29 July 2016
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  • mediazioni e arbitrati, risoluzione alternativa delle controversie e servizi di mediazione e arbitrato


    » 03/29/2012, 00.00

    INDONESIA

    The Indonesian government wants to ban miniskirts

    Mathias Hariyadi

    The ban would take effect from May and is part of the country's morality campaign. It will not regard the tourist resorts of Bali and Papua, where tribal people live. Criticism from human rights activists. Former President Megawati speaks of a diversionary tactic to divert attention from real problems.

    Jakarta (AsiaNews) - Indonesia is banning miniskirts. According to Suryadharma Ali, Minister for Religious Affairs, the government is determined to "fight with seriousness," the tendency of women to wear sexy outfits, including the world famous "mini" because it is inconsistent with Islamic principles and morals. The decision has been met with praise from radical movements, including the approval of the Ulema Council (MUI) which invites the female world to wear "Muslim clothing". Opposition and human rights activists call on the executive to deal with the economy and dismiss the proposal as a desperate attempt to divert attention from the more concrete problems, such as rising fuel prices (see AsiaNews 28/03/2012 Clashes break out across Indonesia over rising diesel and gasoline prices, many injured), while ingratiating himself with the local extremist fringe.

    The intention to ban "sexy" clothing was made by Ali - current president of the pro-Islamic United Development Party (PPP) - During a parliamentary session in Senayan, Central Jakarta. He has also covered the subject as a "secretary general" of the newly-created Presidential Task Force, called to fight against pornography as requested by Susilo Bambang Yudhoyono in mid-March.

    By Decree No 25/anno 2012, the Head of State marked the official birth of the Commission, under the direction of the minister for welfare Agung Laksono, it will monitor the customs, including clothing, and any performances of a sexual nature in public place. The "anti-miniskirt" law should come into force next May, tourist resort of Bali, where there are many foreigners, and the province of Papua, where tribal people native to the area continue to wear clothes traditional "mini" will be exempt.

    Former President Megawati, leader of the nationalist Indonesian Democratic Party Struggle (PDIP) fiercely criticizes the government's proposal, it only serves to distract the public from more concrete problems, such as rising fuel prices which has caused enormous social tensions. Criticism also from human rights movements: Andi Yentiani, the national commission for women's rights, emphasizes that "there are more important issues that need to be addressed."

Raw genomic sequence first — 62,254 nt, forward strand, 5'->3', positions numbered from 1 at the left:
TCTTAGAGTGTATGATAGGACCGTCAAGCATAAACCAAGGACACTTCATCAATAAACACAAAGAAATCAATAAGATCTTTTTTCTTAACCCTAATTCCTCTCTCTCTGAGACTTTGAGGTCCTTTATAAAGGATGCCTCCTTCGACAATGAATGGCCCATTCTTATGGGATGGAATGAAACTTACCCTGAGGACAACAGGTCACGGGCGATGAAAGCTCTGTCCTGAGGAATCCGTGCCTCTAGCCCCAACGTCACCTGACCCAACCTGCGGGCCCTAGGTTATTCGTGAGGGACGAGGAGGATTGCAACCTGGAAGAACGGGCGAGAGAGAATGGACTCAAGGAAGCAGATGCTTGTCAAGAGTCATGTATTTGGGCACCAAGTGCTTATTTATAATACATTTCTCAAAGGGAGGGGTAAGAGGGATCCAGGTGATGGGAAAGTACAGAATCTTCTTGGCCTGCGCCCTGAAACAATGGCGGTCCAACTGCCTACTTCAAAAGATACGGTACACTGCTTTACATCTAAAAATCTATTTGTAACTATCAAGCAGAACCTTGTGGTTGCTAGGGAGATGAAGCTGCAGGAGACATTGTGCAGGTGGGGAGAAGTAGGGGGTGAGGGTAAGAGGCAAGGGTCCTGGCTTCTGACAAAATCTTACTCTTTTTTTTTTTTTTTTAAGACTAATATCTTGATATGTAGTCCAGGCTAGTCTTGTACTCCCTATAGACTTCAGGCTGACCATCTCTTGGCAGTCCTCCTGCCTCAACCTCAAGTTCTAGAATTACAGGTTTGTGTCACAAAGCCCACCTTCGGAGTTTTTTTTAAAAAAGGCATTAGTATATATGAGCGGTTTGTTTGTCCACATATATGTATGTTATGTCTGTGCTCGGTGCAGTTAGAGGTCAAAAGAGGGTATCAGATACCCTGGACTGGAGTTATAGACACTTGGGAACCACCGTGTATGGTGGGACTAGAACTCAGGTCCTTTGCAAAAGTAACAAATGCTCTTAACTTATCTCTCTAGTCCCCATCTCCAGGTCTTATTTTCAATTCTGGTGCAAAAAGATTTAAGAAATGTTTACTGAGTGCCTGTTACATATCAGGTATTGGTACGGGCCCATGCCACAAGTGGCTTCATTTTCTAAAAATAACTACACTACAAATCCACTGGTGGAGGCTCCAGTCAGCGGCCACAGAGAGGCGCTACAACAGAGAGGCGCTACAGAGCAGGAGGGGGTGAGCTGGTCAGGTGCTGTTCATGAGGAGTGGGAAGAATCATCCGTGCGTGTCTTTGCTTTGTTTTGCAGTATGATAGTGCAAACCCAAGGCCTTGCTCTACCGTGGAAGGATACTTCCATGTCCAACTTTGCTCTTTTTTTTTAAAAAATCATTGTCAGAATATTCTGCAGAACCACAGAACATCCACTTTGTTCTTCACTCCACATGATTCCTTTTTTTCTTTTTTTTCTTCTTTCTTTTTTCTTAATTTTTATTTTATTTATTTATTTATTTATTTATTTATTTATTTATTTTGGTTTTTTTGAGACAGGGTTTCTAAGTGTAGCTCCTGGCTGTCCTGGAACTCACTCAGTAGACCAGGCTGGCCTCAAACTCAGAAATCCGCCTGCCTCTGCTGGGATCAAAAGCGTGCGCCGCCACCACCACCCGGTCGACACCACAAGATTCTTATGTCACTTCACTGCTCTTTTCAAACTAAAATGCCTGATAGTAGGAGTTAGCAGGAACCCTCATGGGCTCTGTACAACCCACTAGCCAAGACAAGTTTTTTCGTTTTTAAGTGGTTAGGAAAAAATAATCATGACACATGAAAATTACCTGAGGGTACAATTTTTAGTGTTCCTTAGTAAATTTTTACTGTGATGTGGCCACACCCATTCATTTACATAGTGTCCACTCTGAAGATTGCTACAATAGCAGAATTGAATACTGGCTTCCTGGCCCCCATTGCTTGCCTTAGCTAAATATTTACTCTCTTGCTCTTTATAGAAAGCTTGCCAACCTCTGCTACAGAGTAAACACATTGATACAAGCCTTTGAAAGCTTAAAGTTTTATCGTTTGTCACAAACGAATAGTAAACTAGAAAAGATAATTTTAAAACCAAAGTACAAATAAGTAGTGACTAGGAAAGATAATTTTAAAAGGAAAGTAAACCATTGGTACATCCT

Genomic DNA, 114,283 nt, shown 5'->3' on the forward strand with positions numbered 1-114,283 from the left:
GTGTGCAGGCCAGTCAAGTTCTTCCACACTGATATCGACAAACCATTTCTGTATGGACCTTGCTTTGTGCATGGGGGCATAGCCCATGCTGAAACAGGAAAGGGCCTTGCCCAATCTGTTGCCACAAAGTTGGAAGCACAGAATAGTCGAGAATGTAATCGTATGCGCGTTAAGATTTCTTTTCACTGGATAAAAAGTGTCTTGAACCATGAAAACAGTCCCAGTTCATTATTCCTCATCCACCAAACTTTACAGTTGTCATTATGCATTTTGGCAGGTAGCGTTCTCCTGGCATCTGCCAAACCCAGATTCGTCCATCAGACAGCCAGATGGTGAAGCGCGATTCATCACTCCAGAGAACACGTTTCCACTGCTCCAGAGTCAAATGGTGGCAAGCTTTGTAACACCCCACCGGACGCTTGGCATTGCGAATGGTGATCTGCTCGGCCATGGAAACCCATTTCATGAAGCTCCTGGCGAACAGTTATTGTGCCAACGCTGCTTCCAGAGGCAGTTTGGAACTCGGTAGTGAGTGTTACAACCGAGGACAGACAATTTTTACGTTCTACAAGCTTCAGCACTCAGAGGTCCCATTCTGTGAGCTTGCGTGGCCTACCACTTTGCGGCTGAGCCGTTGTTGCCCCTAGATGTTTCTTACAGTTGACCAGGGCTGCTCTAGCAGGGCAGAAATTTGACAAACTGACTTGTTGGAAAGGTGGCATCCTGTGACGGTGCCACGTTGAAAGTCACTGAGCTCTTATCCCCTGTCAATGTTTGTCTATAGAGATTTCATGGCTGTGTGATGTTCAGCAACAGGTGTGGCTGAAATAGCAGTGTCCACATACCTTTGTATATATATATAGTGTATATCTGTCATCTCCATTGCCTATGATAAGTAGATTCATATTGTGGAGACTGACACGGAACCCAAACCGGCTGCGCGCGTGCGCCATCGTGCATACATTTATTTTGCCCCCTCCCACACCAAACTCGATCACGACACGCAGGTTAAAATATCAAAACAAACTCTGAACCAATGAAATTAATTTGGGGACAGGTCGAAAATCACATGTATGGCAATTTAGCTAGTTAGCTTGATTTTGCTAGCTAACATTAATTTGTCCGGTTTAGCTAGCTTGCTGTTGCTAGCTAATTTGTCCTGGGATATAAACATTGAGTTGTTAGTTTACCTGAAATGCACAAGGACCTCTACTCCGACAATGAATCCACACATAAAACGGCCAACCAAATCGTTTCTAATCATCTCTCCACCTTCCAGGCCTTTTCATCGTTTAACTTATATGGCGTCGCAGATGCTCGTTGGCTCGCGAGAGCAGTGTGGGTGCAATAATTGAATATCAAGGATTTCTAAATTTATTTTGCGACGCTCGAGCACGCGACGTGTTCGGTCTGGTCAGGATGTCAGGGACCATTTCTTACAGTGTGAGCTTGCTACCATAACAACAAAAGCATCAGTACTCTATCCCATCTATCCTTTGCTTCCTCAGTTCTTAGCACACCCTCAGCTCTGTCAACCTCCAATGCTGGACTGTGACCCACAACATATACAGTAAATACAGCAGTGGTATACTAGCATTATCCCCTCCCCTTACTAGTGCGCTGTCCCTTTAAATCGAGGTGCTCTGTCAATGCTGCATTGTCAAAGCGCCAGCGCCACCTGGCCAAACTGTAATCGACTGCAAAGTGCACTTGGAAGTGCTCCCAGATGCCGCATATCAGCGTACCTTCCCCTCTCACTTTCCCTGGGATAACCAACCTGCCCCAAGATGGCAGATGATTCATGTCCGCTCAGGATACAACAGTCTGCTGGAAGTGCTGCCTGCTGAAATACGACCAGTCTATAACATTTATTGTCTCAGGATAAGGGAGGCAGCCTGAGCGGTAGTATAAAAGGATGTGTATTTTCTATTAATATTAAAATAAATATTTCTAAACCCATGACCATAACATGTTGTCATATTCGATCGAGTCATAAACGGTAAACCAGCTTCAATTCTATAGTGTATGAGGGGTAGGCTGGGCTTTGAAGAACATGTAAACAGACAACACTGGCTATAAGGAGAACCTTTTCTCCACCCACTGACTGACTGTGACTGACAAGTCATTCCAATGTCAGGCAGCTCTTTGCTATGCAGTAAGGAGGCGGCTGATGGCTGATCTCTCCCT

Indonesia is famous for its campaigns of moralization, in the name of Shariah and Islamic custom: among them the recent proposal for cancellation of the Lady Gaga concert, the fight against the flag-raising "because Muhammad had never done it"; invectives against the popular social network Facebook because "amoral", against yoga, smoking, jeans and the right to vote, especially for women.

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    See also

    27/04/2006 INDONESIA
    Christian politicians against Sharia for non-Muslims

    Muslim-based parties have proposed a bill to apply Islamic law to all citizens of the Indonesian province. The proposal comes amid debate aimed at drawing up a new law to govern Aceh following the Helsinki peace accord.



    24/04/2008 INDONESIA
    In Padang, Islamic law is now imposed on all
    The controversial local laws inspired by sharia are now being applied to non-Muslim citizens. Female students who do not wear the headscarf are suspended, and few have the courage to rebel, because of fear of reprisals from fundamentalists.

    16/09/2008 INDONESIA
    War erupts over anti-pornography law in Indonesia
    The country's political landscape is divided between those who want the law to be enacted in order to "moralize" customs, and those who denounce the destruction of "a pluralist society" and the introduction of sharia. Also at risk is the tourism industry, hampered by the strict observance of Islamic precepts.

    14/10/2005 INDONESIA
    Islamic extremists attack Catholics reciting rosary

    The attack took place on 11 October in a private house. Armed men broke in and threatened to burn the place down if the prayer went ahead. Fears are rising about further violence against Indonesian believers.



    20/04/2010 INDONESIA
    Jakarta, Constitutional Court: blasphemy law is legitimate
    The judges rejected the appeal of NGOs and human rights activists, including former President Gus Dur. The court rules that the norm is "necessary" to prevent "misleading" cult practices, although some points should be "clarified". A law enacted to hit the Ahmadis and other religious minorities in the country.



    Editor's choices

    POLAND - CHINA - WYD
    Beijing's tricks and violence to stop Chinese youth from reaching WYD

    Vincenzo Faccioli Pintozzi

    The government yesterday blocked a group of 50 young pilgrims who had already boarded a plane bound for Krakow. Interrogated for hours by immigration, they were "admonished" and sent home with orders not to contact anyone abroad. Meanwhile, "young Chinese Catholics" hang around central World Youth Day locations in groups of five or six, with the task of spying on fellow countrymen. They work for cultural institutes or Chinese companies in Poland.


    ISLAM - EUROPE
    Fr Samir: Islamic terror in France and Germany a crisis of integration, but above all of politics

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